Monday, May 10, 2010

Nuclear Water in South Jersey

Tritium, a radioactive chemical present in nuclear waste, has been detected in a major aquifer in southern New Jersey. The problem stems from a leak discovered last year at the Oyster Creek Generating Station:

The agency said 180,000 gallons of tritium-tainted water gushed from two leaks at the plant on April 9, 2009.

Tritium, a low-level nuclear material, was found in the groundwater of Ocean County in the Cohansey aquifer at 50 times higher concentrations than DEP safety standards for drinking water.

DEP Commissioner Bob Martin on Friday said in a statement there was no imminent public health threat. The tainted water is believed to be 2 miles from the nearest residential wells, he said.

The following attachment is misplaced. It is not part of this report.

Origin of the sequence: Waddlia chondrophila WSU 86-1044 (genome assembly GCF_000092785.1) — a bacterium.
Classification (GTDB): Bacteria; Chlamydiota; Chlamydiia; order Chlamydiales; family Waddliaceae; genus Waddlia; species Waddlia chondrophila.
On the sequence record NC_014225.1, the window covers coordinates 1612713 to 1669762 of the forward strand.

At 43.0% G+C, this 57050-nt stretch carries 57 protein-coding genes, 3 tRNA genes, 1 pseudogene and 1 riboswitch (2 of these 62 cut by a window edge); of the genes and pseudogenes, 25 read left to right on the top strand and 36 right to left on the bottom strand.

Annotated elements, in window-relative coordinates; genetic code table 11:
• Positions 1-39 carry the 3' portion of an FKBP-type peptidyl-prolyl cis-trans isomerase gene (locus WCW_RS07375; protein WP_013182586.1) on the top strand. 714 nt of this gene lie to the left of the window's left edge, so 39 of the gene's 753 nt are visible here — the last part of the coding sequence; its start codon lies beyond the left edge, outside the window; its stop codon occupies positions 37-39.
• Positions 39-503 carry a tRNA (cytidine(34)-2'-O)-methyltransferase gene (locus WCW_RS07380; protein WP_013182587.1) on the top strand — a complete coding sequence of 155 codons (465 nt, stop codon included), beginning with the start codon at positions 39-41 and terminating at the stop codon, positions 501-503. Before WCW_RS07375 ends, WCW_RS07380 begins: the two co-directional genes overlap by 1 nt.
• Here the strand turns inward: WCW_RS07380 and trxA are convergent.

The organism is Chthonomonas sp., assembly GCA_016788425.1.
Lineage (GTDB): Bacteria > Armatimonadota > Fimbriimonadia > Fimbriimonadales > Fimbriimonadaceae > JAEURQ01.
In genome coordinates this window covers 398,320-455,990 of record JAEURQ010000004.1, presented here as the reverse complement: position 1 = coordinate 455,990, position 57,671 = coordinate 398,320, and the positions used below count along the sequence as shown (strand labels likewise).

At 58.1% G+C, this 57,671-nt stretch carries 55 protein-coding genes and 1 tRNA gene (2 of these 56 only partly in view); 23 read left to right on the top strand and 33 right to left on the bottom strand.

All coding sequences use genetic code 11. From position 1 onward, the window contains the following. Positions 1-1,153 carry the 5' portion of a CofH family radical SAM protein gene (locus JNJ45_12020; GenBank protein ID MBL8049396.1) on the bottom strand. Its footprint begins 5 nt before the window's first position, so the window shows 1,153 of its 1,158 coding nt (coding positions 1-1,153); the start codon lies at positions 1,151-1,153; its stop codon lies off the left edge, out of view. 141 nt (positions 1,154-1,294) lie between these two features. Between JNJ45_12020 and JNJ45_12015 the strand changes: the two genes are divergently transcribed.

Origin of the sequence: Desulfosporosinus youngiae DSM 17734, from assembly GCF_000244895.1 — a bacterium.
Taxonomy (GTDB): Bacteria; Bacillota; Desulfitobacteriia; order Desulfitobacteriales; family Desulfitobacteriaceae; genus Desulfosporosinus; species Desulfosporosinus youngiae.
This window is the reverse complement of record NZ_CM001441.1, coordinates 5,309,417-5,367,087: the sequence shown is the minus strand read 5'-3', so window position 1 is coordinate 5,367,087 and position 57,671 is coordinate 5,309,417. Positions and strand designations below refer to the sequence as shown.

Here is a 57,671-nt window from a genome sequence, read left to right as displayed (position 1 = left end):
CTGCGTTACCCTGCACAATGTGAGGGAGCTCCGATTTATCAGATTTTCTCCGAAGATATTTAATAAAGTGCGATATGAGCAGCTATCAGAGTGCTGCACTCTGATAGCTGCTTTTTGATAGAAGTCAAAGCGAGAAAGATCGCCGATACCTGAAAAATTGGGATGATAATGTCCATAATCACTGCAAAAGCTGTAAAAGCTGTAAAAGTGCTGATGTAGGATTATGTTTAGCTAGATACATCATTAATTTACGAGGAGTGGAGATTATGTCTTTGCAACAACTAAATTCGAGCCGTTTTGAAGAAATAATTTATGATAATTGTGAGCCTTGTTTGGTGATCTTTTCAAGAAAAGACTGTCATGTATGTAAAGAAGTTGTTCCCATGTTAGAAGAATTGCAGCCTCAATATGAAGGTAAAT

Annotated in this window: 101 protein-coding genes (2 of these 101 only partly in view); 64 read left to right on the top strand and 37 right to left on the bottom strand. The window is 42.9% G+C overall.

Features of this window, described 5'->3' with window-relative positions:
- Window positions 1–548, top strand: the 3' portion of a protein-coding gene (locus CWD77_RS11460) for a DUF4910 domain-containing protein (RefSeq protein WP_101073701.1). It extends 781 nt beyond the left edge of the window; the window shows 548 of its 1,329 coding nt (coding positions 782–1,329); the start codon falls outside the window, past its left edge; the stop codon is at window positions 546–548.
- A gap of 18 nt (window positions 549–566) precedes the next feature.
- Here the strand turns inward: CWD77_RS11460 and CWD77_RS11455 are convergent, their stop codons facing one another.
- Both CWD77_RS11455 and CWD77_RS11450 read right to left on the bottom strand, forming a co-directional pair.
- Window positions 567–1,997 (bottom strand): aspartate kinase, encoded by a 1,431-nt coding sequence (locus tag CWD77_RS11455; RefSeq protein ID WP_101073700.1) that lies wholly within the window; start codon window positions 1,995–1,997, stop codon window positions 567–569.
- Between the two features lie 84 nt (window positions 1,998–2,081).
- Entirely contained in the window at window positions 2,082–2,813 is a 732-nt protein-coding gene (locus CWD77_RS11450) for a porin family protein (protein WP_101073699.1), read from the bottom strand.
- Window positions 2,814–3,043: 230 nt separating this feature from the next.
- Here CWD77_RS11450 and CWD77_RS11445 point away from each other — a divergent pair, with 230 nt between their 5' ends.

Since tritium was detected in the aquifer, the DEP has taken over management of the cleanup under the Spill Act.
The DEP said polluting the aquifer is a violation of the law. They ordered the company to install deeper monitoring wells into the aquifer to track the pollution.

The plume is migrating about three feet per day, according to the state. At that rate it would take about 15 years for the contaminated water to reach the wells. Tritium has a relatively short half-life of 12.3 years, further reducing the potential risk to human health.

The radioactive water tested at 1 million picocuries. The federal safe-drinking-water standard is 20,000 picocuries.

Cleaning up tritium leaks is difficult. PSEG is still cleaning up a 2002 spill that measured at 15 million picocuries, the highest radiation level ever recorded in any tritium spill nationwide.
The Oyster Creek Generating Station is the oldest nuclear power plant operating in the United States.